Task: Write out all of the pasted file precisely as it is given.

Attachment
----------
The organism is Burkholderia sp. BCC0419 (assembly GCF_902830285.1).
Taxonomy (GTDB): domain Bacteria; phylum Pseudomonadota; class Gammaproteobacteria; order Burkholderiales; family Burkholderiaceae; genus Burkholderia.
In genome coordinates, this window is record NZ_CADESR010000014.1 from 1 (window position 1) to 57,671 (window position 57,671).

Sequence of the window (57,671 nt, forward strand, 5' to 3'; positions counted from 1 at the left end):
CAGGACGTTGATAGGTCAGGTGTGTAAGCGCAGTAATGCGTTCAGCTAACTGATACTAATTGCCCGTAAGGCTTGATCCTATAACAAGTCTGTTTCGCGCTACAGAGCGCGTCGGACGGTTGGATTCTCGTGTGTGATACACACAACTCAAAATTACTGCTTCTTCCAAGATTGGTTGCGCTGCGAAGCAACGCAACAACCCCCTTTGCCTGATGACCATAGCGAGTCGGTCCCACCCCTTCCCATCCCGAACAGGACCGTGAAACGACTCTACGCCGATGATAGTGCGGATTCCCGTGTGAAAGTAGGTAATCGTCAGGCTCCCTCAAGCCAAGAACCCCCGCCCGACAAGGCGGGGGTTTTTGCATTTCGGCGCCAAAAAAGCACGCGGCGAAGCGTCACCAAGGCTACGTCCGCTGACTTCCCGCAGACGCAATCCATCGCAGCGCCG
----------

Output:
The organism is Burkholderia sp. BCC0419 (assembly GCF_902830285.1).
Taxonomy (GTDB): domain Bacteria; phylum Pseudomonadota; class Gammaproteobacteria; order Burkholderiales; family Burkholderiaceae; genus Burkholderia.
In genome coordinates, this window is record NZ_CADESR010000014.1 from 1 (window position 1) to 57,671 (window position 57,671).

Sequence of the window (57,671 nt, forward strand, 5' to 3'; positions counted from 1 at the left end):
CAGGACGTTGATAGGTCAGGTGTGTAAGCGCAGTAATGCGTTCAGCTAACTGATACTAATTGCCCGTAAGGCTTGATCCTATAACAAGTCTGTTTCGCGCTACAGAGCGCGTCGGACGGTTGGATTCTCGTGTGTGATACACACAACTCAAAATTACTGCTTCTTCCAAGATTGGTTGCGCTGCGAAGCAACGCAACAACCCCCTTTGCCTGATGACCATAGCGAGTCGGTCCCACCCCTTCCCATCCCGAACAGGACCGTGAAACGACTCTACGCCGATGATAGTGCGGATTCCCGTGTGAAAGTAGGTAATCGTCAGGCTCCCTCAAGCCAAGAACCCCCGCCCGACAAGGCGGGGGTTTTTGCATTTCGGCGCCAAAAAAGCACGCGGCGAAGCGTCACCAAGGCTACGTCCGCTGACTTCCCGCAGACGCAATCCATCGCAGCGCCG